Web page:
This breathtaking silk wedding gown bears the unmistakable mark of a master yuzen artist from its era, showcasing an unusually broad color range and employing various intricate techniques. The garment features profuse yuzen-painting, metallic couching outlining, metal thread embroidery, and brush-painted highlights. Its inner lining is made of red rinzu silk, and it measures 49 inches (124 cm) from sleeve-end to sleeve-end and stands at 66 inches (168 cm) in height.
Representing an exceptional testament to the kimono art renaissance during Japan's early 20th century, this uchikake boasts a complex and graphic design with uninterrupted flow—an extraordinary achievement given that kimonos are typically constructed from four separate panels, making seamless art continuity across the textile challenging. Adorned with various flower and plant garlands, kikko tortoiseshell motifs, and a large paradise scene, the focal point remains two large flying cranes on the upper back of the robe.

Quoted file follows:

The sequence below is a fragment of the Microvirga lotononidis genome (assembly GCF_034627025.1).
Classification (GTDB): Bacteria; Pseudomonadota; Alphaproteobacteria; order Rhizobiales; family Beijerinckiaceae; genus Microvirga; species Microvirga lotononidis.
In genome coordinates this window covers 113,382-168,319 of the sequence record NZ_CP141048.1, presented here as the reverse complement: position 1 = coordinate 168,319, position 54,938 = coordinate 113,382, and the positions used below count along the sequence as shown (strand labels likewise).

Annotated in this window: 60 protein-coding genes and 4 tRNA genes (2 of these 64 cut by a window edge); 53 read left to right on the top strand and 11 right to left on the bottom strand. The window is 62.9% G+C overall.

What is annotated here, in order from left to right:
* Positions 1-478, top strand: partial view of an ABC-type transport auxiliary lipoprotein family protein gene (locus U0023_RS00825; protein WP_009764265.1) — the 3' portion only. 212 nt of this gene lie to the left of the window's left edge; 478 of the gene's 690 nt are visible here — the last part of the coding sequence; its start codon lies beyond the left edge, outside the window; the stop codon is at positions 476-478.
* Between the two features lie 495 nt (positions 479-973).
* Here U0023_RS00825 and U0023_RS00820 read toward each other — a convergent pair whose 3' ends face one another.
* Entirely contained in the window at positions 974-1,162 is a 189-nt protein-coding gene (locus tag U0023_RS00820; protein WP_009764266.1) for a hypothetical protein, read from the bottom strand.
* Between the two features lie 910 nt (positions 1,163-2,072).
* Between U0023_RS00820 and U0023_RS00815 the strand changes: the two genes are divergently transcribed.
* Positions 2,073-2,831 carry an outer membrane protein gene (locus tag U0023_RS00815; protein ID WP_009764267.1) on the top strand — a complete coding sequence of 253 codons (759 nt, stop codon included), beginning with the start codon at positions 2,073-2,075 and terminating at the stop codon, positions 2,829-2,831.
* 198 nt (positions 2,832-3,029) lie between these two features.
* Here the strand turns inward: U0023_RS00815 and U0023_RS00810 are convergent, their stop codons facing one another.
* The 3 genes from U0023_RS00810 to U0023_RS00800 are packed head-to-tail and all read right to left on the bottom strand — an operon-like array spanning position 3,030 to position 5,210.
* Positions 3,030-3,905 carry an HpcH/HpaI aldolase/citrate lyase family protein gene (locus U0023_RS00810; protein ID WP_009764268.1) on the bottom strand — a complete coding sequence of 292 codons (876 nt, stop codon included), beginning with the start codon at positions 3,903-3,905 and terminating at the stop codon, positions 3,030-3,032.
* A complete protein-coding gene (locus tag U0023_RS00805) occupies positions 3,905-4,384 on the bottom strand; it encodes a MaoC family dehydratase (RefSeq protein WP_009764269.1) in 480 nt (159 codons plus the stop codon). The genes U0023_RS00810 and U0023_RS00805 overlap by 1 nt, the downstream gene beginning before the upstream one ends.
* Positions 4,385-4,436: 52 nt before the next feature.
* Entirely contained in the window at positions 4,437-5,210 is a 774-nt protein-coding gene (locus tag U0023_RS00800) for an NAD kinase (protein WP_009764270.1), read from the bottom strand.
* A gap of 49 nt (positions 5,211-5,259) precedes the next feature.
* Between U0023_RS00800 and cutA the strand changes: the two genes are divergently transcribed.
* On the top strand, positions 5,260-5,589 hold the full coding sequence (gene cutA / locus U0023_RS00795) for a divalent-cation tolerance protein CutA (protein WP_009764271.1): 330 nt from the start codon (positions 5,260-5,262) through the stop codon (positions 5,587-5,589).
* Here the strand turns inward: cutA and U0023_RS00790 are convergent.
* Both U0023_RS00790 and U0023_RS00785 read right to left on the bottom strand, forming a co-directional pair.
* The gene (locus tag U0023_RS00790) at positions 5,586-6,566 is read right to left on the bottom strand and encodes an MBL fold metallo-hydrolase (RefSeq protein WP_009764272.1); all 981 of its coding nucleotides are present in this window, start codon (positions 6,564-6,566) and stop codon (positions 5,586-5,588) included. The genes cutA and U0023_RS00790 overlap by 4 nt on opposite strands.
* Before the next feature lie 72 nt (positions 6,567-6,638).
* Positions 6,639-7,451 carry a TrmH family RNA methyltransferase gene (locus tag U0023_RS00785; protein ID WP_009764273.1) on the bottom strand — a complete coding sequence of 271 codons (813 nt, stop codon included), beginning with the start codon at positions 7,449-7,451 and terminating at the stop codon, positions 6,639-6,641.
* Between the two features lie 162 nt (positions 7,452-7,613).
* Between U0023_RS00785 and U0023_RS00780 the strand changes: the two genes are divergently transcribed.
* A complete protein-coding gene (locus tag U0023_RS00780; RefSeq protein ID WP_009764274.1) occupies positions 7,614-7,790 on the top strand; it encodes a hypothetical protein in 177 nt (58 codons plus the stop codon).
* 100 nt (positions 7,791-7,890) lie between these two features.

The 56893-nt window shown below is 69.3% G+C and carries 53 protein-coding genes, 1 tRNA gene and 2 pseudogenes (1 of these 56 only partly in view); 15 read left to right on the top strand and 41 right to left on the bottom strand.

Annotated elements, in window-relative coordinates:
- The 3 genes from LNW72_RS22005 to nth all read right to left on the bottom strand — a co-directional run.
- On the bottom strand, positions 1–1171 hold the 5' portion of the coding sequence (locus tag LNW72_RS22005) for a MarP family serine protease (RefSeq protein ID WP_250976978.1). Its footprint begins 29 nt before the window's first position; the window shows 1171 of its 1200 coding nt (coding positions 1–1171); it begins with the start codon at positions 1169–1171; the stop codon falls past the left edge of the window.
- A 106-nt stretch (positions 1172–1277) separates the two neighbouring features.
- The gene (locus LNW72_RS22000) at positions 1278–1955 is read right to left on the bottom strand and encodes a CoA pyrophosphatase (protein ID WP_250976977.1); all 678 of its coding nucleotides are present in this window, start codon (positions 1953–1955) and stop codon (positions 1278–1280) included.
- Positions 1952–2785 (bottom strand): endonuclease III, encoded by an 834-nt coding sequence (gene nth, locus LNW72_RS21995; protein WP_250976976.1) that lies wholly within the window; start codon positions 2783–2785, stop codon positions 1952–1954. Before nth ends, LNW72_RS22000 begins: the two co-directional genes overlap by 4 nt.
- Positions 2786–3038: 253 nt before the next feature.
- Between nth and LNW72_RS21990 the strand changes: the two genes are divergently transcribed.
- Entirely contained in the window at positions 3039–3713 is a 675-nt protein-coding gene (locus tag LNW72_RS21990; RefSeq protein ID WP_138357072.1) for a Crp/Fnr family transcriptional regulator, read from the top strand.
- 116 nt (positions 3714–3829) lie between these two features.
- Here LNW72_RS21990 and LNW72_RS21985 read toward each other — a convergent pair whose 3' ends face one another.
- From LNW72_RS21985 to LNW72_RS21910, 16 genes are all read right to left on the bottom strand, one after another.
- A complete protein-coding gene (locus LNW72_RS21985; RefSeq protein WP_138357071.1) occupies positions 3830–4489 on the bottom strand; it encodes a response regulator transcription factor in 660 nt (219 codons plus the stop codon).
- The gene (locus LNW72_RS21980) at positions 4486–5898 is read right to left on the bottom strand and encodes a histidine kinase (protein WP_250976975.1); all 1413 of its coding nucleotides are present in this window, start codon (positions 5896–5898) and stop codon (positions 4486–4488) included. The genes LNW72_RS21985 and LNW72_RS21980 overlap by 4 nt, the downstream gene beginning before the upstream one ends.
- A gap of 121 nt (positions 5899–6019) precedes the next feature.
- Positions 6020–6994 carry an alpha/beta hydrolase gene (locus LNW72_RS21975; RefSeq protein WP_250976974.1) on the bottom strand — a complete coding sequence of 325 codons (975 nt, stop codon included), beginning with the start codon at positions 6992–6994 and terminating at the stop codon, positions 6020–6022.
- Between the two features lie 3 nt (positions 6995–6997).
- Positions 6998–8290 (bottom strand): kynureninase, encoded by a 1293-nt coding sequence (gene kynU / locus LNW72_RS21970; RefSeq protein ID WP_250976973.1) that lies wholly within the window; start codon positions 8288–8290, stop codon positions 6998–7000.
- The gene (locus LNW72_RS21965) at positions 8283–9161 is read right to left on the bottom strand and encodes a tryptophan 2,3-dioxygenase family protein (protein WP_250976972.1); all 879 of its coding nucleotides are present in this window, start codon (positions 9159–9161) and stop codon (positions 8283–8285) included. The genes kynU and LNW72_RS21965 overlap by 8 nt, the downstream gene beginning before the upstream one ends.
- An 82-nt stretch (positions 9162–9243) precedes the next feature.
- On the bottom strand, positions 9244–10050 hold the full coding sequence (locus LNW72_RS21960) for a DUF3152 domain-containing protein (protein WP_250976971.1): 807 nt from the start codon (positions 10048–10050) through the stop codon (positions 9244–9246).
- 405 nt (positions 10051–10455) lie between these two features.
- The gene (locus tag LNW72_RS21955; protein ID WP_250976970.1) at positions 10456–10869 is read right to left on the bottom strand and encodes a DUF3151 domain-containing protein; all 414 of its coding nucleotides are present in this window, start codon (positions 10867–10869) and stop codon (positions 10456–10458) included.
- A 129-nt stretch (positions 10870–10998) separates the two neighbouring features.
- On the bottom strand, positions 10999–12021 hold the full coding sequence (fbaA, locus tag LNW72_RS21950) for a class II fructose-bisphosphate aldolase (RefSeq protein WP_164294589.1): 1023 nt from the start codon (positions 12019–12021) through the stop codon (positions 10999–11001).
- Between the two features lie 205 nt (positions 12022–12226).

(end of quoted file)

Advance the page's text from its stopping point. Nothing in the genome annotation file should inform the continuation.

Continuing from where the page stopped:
Notably, these cranes are exceptionally realistic and three-dimensional, featuring superbly shaded wings. White cranes, revered as symbols of longevity and good fortune in Japanese culture, are believed to live to great ages and possess the ability to traverse between heaven and earth, signifying their significance in conveying blessings and auspiciousness.